Vision system checks milk containers for flash
Worldwide plastics manufacturer Logoplaste (Essex, UK) has worked closely with Sick UK (St Albans, UK) to reduce to nearly zero the number of defective blow-molded 2-litre milk containers delivered to its customer.
Worldwide plastics manufacturer Logoplaste (Essex, UK) has worked closely with Sick UK (St Albans, UK) to reduce to nearly zero the number of defective blow-molded 2-litre milk containers delivered to its customer -- a major UK dairy products company.
At Logoplaste's plant in Essex, two 500 meter lines produce 6,000 rigid plastic milk bottles an hour. The bottles are conveyed to the customers' plant as aseptic fully-enclosed containers.
During the molding process, flashings occur at the moil -- a ring of material at the neck of the container -- and the handle. Automatic trimming removes these, but small pieces of flashing can be left attached to the moil or entire handle slugs left in place.
These can cause a problem on the filling line, where the moil is removed prior to filling. If the moil is dented or deformed, it may not remove cleanly. If there are pieces of flashing on the moil or handle, they could possibly enter the bottle at this point. Holes, tears or weak points on faulty handles will cause the loss of sterility, or could leak after filling.
To inspect each molded container at full line speed, two Sick Inspector I20 vision cameras were positioned on each line, replacing the human batch inspection process. One camera scans the container necks and one scans the section of the handle where untrimmed flashings remain.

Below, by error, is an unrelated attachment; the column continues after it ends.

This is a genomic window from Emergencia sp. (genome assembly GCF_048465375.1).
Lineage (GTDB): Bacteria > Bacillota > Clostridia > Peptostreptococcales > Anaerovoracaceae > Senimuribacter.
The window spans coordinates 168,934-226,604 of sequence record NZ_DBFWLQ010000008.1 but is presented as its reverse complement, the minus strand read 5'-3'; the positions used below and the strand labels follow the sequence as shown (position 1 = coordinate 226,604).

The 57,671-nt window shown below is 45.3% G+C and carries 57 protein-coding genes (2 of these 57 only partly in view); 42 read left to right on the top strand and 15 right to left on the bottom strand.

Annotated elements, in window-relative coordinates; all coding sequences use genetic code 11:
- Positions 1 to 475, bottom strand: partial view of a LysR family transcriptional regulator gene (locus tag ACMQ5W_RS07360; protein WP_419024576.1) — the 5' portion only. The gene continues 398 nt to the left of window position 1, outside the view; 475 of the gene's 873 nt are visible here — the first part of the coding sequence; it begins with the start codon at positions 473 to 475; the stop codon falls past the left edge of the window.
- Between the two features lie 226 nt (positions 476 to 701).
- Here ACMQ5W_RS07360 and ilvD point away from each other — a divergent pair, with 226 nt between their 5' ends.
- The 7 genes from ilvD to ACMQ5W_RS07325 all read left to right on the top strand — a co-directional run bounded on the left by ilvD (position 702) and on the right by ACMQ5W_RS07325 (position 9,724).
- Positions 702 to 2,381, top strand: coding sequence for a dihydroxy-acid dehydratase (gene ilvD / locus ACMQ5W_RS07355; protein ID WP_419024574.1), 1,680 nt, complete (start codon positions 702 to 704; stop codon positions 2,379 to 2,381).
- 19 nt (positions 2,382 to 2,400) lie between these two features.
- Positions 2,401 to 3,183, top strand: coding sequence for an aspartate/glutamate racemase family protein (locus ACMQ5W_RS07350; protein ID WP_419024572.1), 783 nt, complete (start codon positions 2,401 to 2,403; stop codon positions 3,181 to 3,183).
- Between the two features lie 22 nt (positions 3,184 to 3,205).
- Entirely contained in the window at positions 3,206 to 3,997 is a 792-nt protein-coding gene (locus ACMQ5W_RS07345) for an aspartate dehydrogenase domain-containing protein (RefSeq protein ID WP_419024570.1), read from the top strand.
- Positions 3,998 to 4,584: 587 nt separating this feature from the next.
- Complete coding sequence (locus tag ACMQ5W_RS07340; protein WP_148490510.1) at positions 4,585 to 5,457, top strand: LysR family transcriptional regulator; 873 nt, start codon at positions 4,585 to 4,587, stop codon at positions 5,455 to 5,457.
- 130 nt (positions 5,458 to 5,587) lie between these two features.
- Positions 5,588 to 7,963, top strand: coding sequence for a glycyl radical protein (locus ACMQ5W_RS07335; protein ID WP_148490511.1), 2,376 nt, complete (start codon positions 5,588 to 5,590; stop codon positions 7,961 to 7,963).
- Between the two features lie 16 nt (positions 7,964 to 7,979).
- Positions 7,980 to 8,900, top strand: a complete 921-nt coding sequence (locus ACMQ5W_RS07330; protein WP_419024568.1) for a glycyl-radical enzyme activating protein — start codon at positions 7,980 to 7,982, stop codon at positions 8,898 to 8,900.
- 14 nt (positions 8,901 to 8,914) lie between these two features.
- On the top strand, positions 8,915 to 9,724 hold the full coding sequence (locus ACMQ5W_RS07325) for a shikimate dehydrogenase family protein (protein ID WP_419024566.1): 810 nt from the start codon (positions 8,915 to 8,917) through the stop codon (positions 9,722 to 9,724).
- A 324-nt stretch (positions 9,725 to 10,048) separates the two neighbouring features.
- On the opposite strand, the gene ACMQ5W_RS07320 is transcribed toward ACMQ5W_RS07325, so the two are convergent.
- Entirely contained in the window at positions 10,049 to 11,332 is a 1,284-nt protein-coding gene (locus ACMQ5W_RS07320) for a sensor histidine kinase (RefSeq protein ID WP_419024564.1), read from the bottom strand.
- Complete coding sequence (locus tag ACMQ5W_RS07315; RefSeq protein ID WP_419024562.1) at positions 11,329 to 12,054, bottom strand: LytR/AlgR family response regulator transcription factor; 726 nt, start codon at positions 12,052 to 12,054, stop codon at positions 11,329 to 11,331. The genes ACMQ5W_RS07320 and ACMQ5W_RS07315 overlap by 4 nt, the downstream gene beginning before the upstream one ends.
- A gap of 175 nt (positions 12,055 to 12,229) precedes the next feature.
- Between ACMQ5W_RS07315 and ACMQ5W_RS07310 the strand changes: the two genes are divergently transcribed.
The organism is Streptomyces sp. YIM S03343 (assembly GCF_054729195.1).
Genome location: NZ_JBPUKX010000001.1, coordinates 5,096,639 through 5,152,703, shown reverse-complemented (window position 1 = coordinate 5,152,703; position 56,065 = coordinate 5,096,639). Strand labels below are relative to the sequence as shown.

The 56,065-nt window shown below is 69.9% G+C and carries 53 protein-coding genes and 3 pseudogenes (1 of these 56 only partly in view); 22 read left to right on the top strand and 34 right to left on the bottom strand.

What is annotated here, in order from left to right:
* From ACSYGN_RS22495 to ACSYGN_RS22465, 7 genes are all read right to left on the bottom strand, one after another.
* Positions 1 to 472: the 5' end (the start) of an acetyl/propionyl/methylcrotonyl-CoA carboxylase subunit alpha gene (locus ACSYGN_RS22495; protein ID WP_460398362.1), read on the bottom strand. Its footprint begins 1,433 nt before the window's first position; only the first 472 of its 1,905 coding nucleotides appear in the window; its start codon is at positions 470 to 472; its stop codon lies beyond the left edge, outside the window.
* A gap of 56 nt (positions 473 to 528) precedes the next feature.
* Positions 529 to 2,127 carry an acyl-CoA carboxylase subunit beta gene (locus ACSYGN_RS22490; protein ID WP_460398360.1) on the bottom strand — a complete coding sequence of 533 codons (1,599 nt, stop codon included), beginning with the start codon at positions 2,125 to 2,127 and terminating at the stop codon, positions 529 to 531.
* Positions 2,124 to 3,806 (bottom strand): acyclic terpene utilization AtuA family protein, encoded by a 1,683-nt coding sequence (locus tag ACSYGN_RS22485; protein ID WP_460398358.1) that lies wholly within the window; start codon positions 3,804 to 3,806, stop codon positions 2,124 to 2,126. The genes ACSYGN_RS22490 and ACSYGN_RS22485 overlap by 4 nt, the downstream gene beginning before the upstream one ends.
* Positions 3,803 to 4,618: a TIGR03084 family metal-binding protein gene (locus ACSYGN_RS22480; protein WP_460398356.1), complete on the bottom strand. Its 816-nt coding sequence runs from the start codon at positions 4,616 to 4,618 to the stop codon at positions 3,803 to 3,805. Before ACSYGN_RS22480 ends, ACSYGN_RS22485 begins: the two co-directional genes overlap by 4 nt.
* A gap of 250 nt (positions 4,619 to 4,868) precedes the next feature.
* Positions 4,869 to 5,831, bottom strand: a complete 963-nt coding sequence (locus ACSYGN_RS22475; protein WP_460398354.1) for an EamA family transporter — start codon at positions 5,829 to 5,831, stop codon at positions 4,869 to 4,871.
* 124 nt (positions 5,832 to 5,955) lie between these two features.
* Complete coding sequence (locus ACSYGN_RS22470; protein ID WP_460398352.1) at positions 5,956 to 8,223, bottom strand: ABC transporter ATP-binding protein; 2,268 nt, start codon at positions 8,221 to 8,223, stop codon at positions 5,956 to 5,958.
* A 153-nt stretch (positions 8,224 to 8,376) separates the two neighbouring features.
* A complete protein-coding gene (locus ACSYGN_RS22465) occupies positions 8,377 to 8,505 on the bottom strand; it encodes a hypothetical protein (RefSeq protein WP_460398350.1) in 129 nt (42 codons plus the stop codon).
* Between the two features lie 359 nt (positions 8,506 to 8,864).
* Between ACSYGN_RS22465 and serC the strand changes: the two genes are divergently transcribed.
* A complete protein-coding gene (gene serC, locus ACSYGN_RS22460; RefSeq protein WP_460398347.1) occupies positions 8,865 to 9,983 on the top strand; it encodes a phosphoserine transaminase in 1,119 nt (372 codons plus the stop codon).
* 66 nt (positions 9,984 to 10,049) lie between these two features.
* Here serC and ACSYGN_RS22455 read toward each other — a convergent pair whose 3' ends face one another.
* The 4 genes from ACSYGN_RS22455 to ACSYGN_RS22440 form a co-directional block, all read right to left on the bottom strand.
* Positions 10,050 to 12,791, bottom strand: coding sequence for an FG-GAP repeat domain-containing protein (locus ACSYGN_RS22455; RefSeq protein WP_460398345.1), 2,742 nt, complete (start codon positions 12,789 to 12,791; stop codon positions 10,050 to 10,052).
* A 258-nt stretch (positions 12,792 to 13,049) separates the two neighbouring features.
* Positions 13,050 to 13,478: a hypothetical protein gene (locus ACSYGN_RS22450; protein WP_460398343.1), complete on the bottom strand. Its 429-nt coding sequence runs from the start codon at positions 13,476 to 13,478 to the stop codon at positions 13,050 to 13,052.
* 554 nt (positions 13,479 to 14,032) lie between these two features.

Set at 40mm from the target, the cameras compare each scan against a preprogrammed image. If a fault is identified, an alarm is triggered and the faulty unit can be removed from the line before palletizing.
Recent articles from Vision Systems Design on bottle inspection that you might also be interested in.
1. Vision system detects vacuum in juice bottles
Engineers at the Egyptian Center for Technology (ECT; Giza, Egypt) have developed an image processing system that can check if a vacuum is present inside juice bottles at the end of a production line.
2. Vision system inspects bottle caps
Engineers at MultiPix Imaging (Petersfield, UK) and vision systems integrator Engage Technology (Witley, UK), working with ALS Controls (Cheltenham, UK), have created a vision inspection system which checks bottle caps for a large milk bottle manufacturer.
3. Telecentric lenses and smart software team for bottle inspection
CIVision (Aurora, IL, USA; www.civision.com) has designed a system that uses off-the-shelf cameras, lenses, and lighting components to check the surface of the neck of bottles for planarity and detect molding flash.
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-- Dave Wilson, Senior Editor, Vision Systems Design